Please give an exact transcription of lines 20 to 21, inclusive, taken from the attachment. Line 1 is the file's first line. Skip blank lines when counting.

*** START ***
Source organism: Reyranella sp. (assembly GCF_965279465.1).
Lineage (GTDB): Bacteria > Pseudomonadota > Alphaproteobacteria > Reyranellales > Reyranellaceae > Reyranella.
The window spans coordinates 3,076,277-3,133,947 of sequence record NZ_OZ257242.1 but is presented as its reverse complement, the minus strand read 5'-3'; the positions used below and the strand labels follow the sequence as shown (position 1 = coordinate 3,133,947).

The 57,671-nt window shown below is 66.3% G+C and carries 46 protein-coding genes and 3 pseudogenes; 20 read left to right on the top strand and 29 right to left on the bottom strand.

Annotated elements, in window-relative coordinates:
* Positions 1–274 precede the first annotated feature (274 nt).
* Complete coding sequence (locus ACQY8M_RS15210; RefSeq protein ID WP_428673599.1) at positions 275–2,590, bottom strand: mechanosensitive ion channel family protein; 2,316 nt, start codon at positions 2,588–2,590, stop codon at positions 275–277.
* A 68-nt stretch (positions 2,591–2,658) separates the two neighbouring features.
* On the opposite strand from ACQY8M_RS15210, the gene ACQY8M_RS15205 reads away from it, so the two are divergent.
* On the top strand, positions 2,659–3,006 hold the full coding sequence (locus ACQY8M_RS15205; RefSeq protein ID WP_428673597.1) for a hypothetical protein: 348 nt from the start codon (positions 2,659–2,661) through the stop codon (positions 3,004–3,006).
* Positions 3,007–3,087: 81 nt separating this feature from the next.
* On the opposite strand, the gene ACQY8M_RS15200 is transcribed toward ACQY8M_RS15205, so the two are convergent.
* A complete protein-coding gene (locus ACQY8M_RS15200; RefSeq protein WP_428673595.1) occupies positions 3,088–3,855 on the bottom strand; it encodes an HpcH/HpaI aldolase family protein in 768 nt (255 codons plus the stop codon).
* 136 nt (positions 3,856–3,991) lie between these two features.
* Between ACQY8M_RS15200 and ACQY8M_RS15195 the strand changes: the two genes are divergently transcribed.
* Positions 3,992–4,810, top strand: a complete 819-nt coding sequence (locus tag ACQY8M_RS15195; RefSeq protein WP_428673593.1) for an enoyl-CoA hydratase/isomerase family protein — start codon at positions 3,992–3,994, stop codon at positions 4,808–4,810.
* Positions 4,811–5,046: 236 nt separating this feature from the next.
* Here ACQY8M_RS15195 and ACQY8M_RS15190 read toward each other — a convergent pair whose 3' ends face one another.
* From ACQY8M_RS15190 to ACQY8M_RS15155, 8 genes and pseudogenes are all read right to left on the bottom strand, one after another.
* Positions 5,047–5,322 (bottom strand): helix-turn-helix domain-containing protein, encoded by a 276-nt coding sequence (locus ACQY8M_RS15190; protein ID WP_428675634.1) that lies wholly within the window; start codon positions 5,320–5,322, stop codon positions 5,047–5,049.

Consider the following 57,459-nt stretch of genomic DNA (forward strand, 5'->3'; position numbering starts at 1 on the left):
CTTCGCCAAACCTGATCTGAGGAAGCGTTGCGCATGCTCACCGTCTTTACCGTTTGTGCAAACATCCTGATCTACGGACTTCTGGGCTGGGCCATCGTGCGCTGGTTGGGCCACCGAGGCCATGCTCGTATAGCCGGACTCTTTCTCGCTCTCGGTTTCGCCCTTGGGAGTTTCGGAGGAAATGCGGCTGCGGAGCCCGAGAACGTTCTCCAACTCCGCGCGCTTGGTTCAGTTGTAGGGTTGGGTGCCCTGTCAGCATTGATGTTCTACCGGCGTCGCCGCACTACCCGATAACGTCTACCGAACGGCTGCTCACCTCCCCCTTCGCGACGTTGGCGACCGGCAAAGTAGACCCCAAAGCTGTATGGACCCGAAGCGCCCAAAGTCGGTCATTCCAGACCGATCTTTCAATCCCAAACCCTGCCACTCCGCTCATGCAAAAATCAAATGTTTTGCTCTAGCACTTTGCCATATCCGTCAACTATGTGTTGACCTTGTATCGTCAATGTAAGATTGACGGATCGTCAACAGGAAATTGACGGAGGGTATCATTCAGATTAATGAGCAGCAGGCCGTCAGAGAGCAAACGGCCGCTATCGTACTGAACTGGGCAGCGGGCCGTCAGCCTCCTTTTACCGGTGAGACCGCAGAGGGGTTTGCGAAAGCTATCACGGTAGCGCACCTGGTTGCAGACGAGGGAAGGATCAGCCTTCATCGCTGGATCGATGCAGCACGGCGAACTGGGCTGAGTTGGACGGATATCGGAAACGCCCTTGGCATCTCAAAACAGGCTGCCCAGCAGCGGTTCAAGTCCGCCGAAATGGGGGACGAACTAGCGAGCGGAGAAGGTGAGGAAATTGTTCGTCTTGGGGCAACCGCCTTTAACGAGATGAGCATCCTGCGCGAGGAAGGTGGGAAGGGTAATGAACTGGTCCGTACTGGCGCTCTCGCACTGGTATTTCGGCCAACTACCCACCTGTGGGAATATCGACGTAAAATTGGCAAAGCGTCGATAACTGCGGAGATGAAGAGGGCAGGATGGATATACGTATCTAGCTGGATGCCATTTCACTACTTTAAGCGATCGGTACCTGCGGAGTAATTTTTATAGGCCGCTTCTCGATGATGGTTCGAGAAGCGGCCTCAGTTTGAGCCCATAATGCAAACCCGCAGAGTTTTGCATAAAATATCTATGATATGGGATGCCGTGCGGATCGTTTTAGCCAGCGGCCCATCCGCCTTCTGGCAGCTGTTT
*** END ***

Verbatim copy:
* Positions 5,047–5,322 (bottom strand): helix-turn-helix domain-containing protein, encoded by a 276-nt coding sequence (locus ACQY8M_RS15190; protein ID WP_428675634.1) that lies wholly within the window; start codon positions 5,320–5,322, stop codon positions 5,047–5,049.

Consider the following 57,459-nt stretch of genomic DNA (forward strand, 5'->3'; position numbering starts at 1 on the left):